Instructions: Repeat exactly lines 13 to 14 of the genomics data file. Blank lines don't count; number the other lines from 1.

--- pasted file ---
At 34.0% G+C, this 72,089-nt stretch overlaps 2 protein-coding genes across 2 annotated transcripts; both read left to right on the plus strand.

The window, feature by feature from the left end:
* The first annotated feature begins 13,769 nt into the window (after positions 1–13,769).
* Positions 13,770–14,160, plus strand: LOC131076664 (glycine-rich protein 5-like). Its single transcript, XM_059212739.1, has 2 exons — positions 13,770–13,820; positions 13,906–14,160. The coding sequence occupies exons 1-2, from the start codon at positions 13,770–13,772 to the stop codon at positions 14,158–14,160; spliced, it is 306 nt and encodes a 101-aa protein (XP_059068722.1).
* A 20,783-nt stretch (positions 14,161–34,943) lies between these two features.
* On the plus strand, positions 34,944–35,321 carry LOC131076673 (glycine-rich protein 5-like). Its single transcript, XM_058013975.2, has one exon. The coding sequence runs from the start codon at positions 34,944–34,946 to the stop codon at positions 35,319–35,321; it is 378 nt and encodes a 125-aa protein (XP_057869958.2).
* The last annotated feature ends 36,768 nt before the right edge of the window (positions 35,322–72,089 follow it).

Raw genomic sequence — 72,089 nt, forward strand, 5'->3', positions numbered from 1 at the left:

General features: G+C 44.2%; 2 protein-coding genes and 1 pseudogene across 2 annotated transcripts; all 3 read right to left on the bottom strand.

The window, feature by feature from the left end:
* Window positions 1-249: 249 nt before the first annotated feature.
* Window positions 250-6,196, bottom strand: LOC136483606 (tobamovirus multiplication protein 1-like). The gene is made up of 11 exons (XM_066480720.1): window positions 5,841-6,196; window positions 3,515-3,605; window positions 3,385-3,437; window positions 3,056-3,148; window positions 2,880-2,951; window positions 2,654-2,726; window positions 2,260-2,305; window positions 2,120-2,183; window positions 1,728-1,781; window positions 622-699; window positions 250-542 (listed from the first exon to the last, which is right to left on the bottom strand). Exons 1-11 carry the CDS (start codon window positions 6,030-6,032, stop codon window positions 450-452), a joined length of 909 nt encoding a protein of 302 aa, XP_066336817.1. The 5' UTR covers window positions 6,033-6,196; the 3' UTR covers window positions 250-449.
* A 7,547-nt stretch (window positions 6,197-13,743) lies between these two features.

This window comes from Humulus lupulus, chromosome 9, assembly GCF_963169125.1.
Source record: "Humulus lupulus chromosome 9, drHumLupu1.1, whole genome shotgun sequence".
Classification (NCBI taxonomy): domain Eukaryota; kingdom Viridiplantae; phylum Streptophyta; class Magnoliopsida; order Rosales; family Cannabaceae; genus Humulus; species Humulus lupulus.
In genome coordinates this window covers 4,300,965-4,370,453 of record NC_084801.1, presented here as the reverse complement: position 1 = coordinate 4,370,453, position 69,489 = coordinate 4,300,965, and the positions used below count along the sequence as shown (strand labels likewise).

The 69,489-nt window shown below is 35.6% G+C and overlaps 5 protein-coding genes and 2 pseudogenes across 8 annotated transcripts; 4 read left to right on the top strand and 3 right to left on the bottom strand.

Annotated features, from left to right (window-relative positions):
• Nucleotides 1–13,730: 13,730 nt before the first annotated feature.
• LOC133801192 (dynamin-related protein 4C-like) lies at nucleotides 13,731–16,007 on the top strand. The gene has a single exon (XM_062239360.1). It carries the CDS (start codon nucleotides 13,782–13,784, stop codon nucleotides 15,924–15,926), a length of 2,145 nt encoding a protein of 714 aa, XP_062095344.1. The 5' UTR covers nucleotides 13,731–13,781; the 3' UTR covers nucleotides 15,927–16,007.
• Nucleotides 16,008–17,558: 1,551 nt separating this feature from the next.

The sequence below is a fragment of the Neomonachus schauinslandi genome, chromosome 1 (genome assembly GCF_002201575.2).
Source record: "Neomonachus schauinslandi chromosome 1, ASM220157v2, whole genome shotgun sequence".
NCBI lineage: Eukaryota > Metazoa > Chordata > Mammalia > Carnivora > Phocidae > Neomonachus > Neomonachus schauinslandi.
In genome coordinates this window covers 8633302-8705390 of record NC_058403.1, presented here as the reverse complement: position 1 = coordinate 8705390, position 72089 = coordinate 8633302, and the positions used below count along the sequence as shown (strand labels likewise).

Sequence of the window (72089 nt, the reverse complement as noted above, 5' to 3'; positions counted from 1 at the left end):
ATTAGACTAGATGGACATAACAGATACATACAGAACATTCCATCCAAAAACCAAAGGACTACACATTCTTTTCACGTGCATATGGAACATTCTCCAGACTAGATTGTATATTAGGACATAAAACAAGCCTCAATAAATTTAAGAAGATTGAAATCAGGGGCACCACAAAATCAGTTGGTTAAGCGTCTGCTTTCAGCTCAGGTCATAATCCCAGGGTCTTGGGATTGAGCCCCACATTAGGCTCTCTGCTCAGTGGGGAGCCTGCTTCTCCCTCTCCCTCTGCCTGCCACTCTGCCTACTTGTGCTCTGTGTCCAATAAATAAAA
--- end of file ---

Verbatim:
* A 7,547-nt stretch (window positions 6,197-13,743) lies between these two features.

This window comes from Humulus lupulus, chromosome 9, assembly GCF_963169125.1.